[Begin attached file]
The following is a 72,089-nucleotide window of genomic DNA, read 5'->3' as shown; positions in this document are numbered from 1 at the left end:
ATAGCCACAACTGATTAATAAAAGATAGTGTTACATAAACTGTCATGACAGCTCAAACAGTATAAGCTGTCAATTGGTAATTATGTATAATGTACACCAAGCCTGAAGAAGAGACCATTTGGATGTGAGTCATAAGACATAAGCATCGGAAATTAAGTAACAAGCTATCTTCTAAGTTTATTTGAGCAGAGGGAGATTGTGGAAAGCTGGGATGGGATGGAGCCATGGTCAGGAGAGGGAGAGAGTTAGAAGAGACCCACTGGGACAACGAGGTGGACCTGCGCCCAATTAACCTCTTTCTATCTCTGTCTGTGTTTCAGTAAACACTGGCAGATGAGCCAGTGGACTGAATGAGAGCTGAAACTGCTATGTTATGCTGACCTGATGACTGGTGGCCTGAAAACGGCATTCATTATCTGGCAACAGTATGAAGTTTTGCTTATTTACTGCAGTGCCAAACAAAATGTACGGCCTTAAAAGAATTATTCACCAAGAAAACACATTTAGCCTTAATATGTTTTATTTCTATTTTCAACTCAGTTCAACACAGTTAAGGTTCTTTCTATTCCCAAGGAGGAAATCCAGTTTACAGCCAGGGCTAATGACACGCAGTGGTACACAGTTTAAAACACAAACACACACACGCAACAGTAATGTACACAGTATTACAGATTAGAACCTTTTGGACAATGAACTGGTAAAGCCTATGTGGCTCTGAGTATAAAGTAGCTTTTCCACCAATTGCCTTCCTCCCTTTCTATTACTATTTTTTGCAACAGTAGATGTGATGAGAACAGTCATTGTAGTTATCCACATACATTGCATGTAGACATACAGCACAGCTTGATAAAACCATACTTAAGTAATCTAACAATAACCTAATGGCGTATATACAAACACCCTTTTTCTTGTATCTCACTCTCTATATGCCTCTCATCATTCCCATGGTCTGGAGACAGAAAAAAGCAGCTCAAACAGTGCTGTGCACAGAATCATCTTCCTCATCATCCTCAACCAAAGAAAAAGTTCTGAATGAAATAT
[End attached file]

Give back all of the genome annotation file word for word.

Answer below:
The following is a 72,089-nucleotide window of genomic DNA, read 5'->3' as shown; positions in this document are numbered from 1 at the left end:
ATAGCCACAACTGATTAATAAAAGATAGTGTTACATAAACTGTCATGACAGCTCAAACAGTATAAGCTGTCAATTGGTAATTATGTATAATGTACACCAAGCCTGAAGAAGAGACCATTTGGATGTGAGTCATAAGACATAAGCATCGGAAATTAAGTAACAAGCTATCTTCTAAGTTTATTTGAGCAGAGGGAGATTGTGGAAAGCTGGGATGGGATGGAGCCATGGTCAGGAGAGGGAGAGAGTTAGAAGAGACCCACTGGGACAACGAGGTGGACCTGCGCCCAATTAACCTCTTTCTATCTCTGTCTGTGTTTCAGTAAACACTGGCAGATGAGCCAGTGGACTGAATGAGAGCTGAAACTGCTATGTTATGCTGACCTGATGACTGGTGGCCTGAAAACGGCATTCATTATCTGGCAACAGTATGAAGTTTTGCTTATTTACTGCAGTGCCAAACAAAATGTACGGCCTTAAAAGAATTATTCACCAAGAAAACACATTTAGCCTTAATATGTTTTATTTCTATTTTCAACTCAGTTCAACACAGTTAAGGTTCTTTCTATTCCCAAGGAGGAAATCCAGTTTACAGCCAGGGCTAATGACACGCAGTGGTACACAGTTTAAAACACAAACACACACACGCAACAGTAATGTACACAGTATTACAGATTAGAACCTTTTGGACAATGAACTGGTAAAGCCTATGTGGCTCTGAGTATAAAGTAGCTTTTCCACCAATTGCCTTCCTCCCTTTCTATTACTATTTTTTGCAACAGTAGATGTGATGAGAACAGTCATTGTAGTTATCCACATACATTGCATGTAGACATACAGCACAGCTTGATAAAACCATACTTAAGTAATCTAACAATAACCTAATGGCGTATATACAAACACCCTTTTTCTTGTATCTCACTCTCTATATGCCTCTCATCATTCCCATGGTCTGGAGACAGAAAAAAGCAGCTCAAACAGTGCTGTGCACAGAATCATCTTCCTCATCATCCTCAACCAAAGAAAAAGTTCTGAATGAAATAT